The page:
Confidence in one's knowledge can be assessed with questions of the following kind:
Which city has more inhabitants?
How confident are you that your answer is correct?
50%, 60%, 70%, 80%, 90%, 100%
If you answer 50%, then you are guessing. If you answer 100%, then you are absolutely sure of your answer.
Two decades of research into this topic has demonstrated that in all cases where subjects said they were 100% certain of an answer, the relative frequency of correct answers was 80%. Where subjects said they were 90% certain of an answer, the relative frequency of correct answers was about 75%. If subjects said they were 80% confident of an answer, the relative frequency of correct answers was in fact 65%, and so on.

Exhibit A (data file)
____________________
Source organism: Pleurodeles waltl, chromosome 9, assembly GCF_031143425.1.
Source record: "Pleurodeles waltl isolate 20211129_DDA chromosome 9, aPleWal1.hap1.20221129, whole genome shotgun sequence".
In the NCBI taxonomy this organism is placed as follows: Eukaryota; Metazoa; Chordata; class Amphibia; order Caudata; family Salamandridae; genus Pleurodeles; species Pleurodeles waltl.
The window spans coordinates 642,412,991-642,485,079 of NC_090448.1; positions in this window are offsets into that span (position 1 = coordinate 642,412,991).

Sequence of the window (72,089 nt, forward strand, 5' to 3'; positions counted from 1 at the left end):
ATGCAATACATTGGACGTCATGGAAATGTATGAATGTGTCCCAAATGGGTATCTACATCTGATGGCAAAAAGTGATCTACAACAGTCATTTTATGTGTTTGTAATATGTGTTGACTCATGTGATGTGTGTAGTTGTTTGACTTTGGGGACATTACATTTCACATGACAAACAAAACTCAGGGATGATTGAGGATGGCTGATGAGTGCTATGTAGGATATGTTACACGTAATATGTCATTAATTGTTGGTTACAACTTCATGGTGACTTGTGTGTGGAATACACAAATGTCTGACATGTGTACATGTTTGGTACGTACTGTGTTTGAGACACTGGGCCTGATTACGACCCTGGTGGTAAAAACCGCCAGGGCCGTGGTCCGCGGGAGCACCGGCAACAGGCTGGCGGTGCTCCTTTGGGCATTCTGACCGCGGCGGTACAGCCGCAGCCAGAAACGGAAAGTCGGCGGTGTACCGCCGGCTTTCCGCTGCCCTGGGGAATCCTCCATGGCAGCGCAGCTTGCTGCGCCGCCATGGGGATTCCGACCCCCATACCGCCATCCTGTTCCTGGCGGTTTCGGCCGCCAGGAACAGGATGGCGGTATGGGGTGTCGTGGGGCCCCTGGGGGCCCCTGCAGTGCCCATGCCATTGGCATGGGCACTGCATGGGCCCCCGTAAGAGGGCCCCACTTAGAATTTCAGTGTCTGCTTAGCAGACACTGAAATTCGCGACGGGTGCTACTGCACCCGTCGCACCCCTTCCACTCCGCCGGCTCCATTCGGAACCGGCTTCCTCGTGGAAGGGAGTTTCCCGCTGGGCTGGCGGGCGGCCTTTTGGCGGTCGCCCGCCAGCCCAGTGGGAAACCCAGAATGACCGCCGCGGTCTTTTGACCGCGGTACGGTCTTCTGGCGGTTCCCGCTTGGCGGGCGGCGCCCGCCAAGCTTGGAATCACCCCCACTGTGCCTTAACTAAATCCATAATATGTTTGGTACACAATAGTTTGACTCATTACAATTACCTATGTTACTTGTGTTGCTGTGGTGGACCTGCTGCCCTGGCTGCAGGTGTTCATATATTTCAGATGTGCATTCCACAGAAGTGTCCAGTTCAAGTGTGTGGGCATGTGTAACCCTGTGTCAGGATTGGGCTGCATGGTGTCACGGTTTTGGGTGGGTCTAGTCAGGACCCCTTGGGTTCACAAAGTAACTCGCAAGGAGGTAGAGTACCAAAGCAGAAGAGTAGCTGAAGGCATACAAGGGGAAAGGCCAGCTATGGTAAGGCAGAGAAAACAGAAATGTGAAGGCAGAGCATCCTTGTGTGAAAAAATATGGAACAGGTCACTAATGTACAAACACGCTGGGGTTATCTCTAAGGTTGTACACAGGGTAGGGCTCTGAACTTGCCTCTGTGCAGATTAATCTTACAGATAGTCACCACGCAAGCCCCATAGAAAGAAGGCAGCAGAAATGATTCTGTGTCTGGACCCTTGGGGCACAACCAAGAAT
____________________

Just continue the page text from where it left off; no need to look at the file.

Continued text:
In other words, values for confidence were systematically higher than relative frequencies. This is the overconfidence bias which has been demonstrated using a variety of tasks, including those that are impossible or nearly impossible. Examples include predicting the winners in 6-furlong horse races or diagnosing the malignancy of ulcers.
Overconfidence also occurs when accumulating evidence, for example case-study material about some demonstrable effect or other, from which certain predictions are then made. There is a point in the information-gathering process when predictive accuracy reaches a ceiling. Nevertheless, confidence in one's conclusions continues to rise as more information is received. Towards the end of the information-gathering process, most judges are overconfident about their judgements.